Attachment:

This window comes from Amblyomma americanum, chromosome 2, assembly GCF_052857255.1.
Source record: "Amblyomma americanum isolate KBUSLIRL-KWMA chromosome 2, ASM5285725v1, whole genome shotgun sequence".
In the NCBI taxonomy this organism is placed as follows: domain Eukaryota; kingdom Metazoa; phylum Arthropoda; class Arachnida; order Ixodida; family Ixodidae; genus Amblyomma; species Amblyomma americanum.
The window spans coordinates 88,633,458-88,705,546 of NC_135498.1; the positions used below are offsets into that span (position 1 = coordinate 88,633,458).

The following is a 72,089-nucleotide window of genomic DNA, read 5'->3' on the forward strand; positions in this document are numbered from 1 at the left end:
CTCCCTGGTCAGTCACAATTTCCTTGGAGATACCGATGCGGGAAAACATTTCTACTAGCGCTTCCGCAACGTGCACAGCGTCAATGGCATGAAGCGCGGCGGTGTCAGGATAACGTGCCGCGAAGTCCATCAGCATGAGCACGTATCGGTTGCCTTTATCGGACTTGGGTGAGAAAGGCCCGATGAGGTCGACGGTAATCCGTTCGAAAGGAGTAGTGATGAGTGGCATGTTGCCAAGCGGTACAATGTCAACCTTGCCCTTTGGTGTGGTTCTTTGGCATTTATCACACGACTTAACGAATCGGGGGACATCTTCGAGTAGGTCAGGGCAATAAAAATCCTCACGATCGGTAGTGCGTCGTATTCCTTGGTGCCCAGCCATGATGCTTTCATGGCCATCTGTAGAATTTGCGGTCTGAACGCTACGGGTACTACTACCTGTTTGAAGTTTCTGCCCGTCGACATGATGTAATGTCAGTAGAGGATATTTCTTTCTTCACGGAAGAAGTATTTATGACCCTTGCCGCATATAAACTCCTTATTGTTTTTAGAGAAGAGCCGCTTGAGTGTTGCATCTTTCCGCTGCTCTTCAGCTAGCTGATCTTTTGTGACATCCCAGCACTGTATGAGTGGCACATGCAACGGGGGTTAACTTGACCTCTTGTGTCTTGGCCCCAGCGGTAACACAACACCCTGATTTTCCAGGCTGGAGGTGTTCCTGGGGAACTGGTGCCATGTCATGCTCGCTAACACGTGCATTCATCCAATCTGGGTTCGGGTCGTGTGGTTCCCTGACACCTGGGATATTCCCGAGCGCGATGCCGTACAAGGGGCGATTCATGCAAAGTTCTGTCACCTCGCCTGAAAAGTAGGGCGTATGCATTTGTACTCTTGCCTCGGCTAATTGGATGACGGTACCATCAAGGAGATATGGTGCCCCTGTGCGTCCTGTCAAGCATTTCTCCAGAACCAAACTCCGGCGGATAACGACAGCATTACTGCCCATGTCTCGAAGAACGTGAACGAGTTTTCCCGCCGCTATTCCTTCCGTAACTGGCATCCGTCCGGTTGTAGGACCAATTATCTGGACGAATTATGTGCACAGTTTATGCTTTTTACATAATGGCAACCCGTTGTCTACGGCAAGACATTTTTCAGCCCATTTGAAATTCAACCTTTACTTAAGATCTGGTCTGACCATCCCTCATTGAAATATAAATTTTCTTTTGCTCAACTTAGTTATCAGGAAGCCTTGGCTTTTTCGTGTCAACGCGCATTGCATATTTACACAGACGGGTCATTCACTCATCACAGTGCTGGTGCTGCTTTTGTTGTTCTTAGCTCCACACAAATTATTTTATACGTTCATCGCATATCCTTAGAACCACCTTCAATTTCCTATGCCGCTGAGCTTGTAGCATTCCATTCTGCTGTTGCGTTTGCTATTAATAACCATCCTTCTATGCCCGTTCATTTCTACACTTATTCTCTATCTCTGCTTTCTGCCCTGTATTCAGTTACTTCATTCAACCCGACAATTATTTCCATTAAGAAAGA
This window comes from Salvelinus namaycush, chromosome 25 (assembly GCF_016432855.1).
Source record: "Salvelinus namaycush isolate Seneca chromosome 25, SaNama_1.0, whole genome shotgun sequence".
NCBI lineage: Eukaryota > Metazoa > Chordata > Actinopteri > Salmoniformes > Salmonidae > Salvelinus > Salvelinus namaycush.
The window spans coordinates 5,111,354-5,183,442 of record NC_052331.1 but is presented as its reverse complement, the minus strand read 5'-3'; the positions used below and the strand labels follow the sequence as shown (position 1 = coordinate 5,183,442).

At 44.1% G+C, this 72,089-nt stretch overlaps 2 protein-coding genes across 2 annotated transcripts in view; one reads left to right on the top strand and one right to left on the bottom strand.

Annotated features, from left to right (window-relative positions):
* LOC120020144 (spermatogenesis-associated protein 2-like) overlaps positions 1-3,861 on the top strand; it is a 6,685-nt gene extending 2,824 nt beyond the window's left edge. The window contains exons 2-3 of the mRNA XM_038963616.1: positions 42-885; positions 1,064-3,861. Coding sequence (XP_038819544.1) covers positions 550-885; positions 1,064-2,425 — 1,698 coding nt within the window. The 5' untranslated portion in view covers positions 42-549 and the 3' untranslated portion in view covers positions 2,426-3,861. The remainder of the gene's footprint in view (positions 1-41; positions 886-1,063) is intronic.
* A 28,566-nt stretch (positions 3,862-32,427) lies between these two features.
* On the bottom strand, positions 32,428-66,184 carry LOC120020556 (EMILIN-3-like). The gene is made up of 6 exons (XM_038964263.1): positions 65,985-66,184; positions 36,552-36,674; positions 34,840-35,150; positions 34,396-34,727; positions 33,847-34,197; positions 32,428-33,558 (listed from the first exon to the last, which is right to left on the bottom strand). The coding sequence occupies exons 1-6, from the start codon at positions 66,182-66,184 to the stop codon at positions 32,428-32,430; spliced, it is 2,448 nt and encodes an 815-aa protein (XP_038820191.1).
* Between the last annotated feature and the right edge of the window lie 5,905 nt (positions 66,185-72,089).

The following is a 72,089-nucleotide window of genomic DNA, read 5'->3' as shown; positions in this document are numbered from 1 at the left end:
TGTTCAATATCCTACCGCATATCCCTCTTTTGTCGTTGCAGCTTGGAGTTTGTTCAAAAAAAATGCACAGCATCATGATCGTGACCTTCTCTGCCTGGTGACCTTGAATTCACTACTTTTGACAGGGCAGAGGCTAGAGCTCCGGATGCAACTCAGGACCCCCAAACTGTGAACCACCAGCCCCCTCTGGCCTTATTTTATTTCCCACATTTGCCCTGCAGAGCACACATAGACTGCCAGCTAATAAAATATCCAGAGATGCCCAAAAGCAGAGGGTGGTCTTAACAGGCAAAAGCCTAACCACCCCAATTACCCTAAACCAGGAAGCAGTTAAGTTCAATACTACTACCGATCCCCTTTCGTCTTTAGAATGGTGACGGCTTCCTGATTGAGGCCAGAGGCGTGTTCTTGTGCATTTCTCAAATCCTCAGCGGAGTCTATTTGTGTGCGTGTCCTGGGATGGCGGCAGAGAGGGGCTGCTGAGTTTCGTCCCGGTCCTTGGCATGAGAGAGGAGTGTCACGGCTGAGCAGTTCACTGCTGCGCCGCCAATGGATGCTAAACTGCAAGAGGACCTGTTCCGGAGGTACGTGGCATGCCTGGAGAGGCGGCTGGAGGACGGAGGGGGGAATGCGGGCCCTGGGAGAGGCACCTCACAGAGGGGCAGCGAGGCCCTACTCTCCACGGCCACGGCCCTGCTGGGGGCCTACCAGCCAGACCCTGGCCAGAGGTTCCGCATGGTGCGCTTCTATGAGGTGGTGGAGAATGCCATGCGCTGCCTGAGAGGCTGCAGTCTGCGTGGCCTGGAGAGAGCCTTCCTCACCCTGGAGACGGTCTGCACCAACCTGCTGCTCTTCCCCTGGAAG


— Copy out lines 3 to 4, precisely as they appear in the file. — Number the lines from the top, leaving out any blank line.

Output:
In the NCBI taxonomy this organism is placed as follows: domain Eukaryota; kingdom Metazoa; phylum Arthropoda; class Arachnida; order Ixodida; family Ixodidae; genus Amblyomma; species Amblyomma americanum.
The window spans coordinates 88,633,458-88,705,546 of NC_135498.1; the positions used below are offsets into that span (position 1 = coordinate 88,633,458).